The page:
Why? Because he was overweight.

He was having a good time, dancing, enjoying his life and some bullies made fun of him to the point he stopped.

Thankfully, a group of women saw it and are putting together a huge party so the man can come dance as much as he wants, free from shame.

It’s sad that the only progress we’ve made in the last 20 plus years is that fat-shaming now includes men.

My first exposure to it in the media was the episode of “Designing Women.”

“They Shoot Fat Women, Don’t They?,” when Suzanne went to her high school reunion and was mocked for being heavier than she was before.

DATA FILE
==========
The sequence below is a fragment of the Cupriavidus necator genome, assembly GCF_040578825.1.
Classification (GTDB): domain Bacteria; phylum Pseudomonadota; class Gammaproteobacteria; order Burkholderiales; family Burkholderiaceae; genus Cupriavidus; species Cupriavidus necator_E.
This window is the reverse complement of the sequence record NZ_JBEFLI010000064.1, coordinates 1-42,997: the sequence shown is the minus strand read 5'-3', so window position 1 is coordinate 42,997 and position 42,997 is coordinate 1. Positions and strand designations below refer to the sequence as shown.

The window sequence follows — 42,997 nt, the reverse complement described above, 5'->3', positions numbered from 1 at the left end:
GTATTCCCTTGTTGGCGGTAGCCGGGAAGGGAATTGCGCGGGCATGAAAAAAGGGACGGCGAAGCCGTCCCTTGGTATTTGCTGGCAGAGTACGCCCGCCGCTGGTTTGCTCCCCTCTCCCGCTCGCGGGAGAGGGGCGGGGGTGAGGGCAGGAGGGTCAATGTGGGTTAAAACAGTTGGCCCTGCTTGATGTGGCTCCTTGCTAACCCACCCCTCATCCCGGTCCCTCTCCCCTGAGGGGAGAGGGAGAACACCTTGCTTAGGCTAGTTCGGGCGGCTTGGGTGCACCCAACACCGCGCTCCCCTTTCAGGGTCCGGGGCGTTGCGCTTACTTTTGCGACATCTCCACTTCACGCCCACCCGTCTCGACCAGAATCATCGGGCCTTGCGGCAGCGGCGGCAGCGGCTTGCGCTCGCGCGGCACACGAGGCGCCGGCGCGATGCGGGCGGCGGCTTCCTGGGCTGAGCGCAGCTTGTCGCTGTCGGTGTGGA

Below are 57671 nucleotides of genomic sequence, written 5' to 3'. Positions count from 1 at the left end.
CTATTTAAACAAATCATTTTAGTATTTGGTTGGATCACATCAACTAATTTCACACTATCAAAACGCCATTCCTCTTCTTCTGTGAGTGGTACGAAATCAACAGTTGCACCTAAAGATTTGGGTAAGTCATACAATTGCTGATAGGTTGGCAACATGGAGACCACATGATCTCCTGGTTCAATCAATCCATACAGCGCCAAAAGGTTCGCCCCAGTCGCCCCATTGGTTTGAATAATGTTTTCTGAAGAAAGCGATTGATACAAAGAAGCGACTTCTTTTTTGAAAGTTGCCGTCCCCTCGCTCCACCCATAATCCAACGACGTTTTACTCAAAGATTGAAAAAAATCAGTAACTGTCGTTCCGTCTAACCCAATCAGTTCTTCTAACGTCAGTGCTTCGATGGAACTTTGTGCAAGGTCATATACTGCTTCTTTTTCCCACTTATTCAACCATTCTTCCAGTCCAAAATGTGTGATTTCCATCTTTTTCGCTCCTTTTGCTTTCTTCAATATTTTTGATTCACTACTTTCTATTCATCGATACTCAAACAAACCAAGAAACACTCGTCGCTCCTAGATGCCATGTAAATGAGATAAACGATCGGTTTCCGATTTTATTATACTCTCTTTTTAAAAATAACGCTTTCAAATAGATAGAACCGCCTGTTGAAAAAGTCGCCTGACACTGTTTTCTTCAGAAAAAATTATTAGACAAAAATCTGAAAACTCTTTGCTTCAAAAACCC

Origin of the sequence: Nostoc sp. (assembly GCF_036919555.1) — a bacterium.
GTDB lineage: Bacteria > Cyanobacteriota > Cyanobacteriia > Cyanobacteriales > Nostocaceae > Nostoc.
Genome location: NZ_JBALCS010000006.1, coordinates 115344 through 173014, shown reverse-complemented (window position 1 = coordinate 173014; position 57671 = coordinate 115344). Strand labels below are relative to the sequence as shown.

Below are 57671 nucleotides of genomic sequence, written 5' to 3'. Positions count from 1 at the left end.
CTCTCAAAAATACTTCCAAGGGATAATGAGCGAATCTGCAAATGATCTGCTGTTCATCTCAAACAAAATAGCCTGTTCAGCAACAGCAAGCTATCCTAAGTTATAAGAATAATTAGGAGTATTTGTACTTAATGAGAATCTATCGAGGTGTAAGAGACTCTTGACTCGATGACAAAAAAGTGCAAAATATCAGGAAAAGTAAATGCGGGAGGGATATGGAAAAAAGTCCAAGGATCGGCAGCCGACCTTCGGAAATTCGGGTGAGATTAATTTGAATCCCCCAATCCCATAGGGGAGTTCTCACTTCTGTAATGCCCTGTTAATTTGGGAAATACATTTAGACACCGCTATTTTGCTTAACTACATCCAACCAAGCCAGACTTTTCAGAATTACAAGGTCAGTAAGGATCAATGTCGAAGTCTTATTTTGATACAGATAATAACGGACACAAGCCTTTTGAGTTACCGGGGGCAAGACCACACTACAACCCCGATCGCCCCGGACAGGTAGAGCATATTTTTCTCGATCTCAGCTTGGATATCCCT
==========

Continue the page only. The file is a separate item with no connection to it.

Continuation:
She tells her sister, Julia, if you are fat, it’s like you don’t matter anymore, especially if you are a female. People are sympathetic towards everything else -unless you are fat, and then you are supposed to be ashamed.

I completely relate because after Granny died, I was depressed.

Horribly depressed – I never thought the old gal would die and when she did, none of us expected it.

We had at least two or three good fights left in us that needed to be had. But we didn’t.

And like Granny, I wasn’t going to talk about it or cry over it. No, I ate.

I ate stuff that I was severely allergic to, not supposed to have, and things that hurt me. But biscuits with butter and jelly reminded me of her – they weren’t as good as hers, but they reminded me of her.

The smell of them baking to a golden brown made me flash back to sitting in the kitchen with her, or her making biscuits on Sunday after church to go with her fried chicken.